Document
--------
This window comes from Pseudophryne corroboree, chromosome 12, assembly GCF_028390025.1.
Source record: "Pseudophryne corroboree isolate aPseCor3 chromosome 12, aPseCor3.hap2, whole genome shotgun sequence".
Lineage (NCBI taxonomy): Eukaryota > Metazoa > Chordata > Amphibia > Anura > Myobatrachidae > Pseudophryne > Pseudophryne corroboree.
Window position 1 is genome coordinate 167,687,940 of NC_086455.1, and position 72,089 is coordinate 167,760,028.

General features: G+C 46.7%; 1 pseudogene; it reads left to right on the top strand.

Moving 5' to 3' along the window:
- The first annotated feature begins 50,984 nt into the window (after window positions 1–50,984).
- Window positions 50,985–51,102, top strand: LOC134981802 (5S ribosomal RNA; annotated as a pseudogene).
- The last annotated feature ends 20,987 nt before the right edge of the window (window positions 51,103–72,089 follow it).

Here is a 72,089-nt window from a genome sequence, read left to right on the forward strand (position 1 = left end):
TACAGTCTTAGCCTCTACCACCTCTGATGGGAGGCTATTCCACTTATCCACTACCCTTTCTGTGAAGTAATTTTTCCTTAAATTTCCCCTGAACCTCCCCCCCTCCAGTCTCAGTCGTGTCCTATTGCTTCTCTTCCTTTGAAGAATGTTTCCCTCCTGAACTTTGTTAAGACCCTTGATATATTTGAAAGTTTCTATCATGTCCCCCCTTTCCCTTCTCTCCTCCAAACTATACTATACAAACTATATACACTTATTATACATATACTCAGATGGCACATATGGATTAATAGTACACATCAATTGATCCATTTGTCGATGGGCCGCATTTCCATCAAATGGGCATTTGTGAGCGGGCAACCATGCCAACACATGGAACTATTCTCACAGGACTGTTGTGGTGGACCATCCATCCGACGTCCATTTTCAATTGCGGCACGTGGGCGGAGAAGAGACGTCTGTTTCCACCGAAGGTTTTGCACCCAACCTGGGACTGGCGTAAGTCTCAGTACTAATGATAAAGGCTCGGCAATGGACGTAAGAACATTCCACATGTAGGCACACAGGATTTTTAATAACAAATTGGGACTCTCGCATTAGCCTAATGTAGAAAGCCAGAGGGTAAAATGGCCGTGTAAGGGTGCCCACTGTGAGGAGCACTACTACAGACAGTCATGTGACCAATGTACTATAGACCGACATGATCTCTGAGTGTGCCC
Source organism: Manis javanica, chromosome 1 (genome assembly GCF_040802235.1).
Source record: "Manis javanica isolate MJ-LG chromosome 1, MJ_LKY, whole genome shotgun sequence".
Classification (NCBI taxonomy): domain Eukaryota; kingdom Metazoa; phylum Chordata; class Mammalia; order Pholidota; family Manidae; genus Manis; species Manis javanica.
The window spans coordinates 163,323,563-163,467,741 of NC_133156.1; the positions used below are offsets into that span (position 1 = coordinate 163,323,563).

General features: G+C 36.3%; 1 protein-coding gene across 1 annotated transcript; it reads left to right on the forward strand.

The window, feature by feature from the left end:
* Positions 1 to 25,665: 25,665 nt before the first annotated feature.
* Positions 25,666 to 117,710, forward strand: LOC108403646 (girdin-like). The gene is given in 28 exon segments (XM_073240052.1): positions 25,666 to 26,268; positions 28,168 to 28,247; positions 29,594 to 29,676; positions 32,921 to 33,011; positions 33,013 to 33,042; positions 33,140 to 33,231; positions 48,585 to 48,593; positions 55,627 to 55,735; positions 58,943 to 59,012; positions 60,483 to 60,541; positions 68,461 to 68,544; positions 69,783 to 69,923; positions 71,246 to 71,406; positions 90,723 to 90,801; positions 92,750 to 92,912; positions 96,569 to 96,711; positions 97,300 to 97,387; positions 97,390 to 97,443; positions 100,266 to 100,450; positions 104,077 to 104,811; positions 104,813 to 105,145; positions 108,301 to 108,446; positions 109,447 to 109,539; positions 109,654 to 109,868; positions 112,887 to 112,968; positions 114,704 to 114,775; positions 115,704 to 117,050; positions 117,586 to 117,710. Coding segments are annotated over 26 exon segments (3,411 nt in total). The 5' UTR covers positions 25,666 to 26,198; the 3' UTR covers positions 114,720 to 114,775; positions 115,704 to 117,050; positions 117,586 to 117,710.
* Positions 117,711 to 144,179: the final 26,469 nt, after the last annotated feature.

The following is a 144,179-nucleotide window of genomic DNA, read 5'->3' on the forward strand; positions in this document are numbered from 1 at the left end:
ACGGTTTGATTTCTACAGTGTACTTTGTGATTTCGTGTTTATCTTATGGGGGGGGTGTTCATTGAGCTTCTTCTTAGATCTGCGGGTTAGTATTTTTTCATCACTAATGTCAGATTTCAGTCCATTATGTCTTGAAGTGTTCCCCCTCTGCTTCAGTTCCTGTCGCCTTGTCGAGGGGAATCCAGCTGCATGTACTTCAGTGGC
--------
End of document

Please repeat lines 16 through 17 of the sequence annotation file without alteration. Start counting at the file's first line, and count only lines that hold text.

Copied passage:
General features: G+C 36.3%; 1 protein-coding gene across 1 annotated transcript; it reads left to right on the forward strand.

The window, feature by feature from the left end: